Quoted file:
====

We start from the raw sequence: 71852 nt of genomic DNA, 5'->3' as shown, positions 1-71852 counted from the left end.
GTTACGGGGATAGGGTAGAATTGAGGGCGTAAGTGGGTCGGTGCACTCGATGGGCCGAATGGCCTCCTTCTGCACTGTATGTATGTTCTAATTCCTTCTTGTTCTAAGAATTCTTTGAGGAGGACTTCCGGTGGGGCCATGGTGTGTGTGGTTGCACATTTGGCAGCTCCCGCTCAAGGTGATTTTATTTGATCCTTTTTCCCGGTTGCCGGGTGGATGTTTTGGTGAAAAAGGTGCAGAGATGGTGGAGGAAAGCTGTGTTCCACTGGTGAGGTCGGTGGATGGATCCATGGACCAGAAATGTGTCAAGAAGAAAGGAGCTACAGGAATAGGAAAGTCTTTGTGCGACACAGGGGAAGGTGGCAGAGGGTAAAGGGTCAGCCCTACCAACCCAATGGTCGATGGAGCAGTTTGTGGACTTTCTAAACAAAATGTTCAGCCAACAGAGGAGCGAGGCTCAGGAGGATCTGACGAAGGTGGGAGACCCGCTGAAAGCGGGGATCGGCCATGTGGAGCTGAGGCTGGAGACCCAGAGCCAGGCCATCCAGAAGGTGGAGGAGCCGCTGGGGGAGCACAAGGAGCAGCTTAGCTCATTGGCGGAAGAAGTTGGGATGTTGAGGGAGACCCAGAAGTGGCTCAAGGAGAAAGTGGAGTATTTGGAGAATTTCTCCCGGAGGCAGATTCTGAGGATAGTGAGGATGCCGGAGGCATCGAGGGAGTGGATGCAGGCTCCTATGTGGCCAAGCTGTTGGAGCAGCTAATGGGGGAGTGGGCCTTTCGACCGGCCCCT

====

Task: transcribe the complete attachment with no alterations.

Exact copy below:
We start from the raw sequence: 71852 nt of genomic DNA, 5'->3' as shown, positions 1-71852 counted from the left end.
GTTACGGGGATAGGGTAGAATTGAGGGCGTAAGTGGGTCGGTGCACTCGATGGGCCGAATGGCCTCCTTCTGCACTGTATGTATGTTCTAATTCCTTCTTGTTCTAAGAATTCTTTGAGGAGGACTTCCGGTGGGGCCATGGTGTGTGTGGTTGCACATTTGGCAGCTCCCGCTCAAGGTGATTTTATTTGATCCTTTTTCCCGGTTGCCGGGTGGATGTTTTGGTGAAAAAGGTGCAGAGATGGTGGAGGAAAGCTGTGTTCCACTGGTGAGGTCGGTGGATGGATCCATGGACCAGAAATGTGTCAAGAAGAAAGGAGCTACAGGAATAGGAAAGTCTTTGTGCGACACAGGGGAAGGTGGCAGAGGGTAAAGGGTCAGCCCTACCAACCCAATGGTCGATGGAGCAGTTTGTGGACTTTCTAAACAAAATGTTCAGCCAACAGAGGAGCGAGGCTCAGGAGGATCTGACGAAGGTGGGAGACCCGCTGAAAGCGGGGATCGGCCATGTGGAGCTGAGGCTGGAGACCCAGAGCCAGGCCATCCAGAAGGTGGAGGAGCCGCTGGGGGAGCACAAGGAGCAGCTTAGCTCATTGGCGGAAGAAGTTGGGATGTTGAGGGAGACCCAGAAGTGGCTCAAGGAGAAAGTGGAGTATTTGGAGAATTTCTCCCGGAGGCAGATTCTGAGGATAGTGAGGATGCCGGAGGCATCGAGGGAGTGGATGCAGGCTCCTATGTGGCCAAGCTGTTGGAGCAGCTAATGGGGGAGTGGGCCTTTCGACCGGCCCCT